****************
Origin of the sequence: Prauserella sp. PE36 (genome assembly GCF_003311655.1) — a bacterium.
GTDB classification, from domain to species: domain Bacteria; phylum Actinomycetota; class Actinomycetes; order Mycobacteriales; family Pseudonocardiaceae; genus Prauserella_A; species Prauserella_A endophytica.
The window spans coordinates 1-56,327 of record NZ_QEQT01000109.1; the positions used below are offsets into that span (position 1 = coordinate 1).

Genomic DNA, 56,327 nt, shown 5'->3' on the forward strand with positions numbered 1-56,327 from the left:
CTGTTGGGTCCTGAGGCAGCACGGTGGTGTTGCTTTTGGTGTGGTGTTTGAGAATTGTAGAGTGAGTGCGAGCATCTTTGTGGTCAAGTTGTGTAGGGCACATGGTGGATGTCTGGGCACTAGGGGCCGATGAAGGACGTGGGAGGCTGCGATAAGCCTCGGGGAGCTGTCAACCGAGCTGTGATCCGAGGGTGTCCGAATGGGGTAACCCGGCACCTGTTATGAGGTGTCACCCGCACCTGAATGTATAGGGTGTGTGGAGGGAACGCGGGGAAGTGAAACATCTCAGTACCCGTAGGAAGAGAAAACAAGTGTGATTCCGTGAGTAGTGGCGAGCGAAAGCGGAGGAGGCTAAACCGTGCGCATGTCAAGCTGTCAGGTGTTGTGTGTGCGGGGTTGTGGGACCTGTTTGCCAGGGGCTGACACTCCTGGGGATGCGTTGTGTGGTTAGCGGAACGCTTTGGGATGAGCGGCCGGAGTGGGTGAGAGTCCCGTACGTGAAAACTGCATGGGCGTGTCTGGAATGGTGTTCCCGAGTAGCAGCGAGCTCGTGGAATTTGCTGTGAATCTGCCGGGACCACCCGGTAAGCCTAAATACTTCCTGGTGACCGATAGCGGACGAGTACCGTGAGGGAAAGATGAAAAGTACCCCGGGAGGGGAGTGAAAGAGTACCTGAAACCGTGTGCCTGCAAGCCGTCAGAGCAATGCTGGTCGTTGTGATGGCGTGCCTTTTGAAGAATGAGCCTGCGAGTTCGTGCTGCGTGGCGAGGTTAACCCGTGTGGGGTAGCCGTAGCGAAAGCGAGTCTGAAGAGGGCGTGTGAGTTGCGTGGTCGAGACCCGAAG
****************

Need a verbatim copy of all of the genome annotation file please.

Origin of the sequence: Prauserella sp. PE36 (genome assembly GCF_003311655.1) — a bacterium.
GTDB classification, from domain to species: domain Bacteria; phylum Actinomycetota; class Actinomycetes; order Mycobacteriales; family Pseudonocardiaceae; genus Prauserella_A; species Prauserella_A endophytica.
The window spans coordinates 1-56,327 of record NZ_QEQT01000109.1; the positions used below are offsets into that span (position 1 = coordinate 1).

Genomic DNA, 56,327 nt, shown 5'->3' on the forward strand with positions numbered 1-56,327 from the left:
CTGTTGGGTCCTGAGGCAGCACGGTGGTGTTGCTTTTGGTGTGGTGTTTGAGAATTGTAGAGTGAGTGCGAGCATCTTTGTGGTCAAGTTGTGTAGGGCACATGGTGGATGTCTGGGCACTAGGGGCCGATGAAGGACGTGGGAGGCTGCGATAAGCCTCGGGGAGCTGTCAACCGAGCTGTGATCCGAGGGTGTCCGAATGGGGTAACCCGGCACCTGTTATGAGGTGTCACCCGCACCTGAATGTATAGGGTGTGTGGAGGGAACGCGGGGAAGTGAAACATCTCAGTACCCGTAGGAAGAGAAAACAAGTGTGATTCCGTGAGTAGTGGCGAGCGAAAGCGGAGGAGGCTAAACCGTGCGCATGTCAAGCTGTCAGGTGTTGTGTGTGCGGGGTTGTGGGACCTGTTTGCCAGGGGCTGACACTCCTGGGGATGCGTTGTGTGGTTAGCGGAACGCTTTGGGATGAGCGGCCGGAGTGGGTGAGAGTCCCGTACGTGAAAACTGCATGGGCGTGTCTGGAATGGTGTTCCCGAGTAGCAGCGAGCTCGTGGAATTTGCTGTGAATCTGCCGGGACCACCCGGTAAGCCTAAATACTTCCTGGTGACCGATAGCGGACGAGTACCGTGAGGGAAAGATGAAAAGTACCCCGGGAGGGGAGTGAAAGAGTACCTGAAACCGTGTGCCTGCAAGCCGTCAGAGCAATGCTGGTCGTTGTGATGGCGTGCCTTTTGAAGAATGAGCCTGCGAGTTCGTGCTGCGTGGCGAGGTTAACCCGTGTGGGGTAGCCGTAGCGAAAGCGAGTCTGAAGAGGGCGTGTGAGTTGCGTGGTCGAGACCCGAAG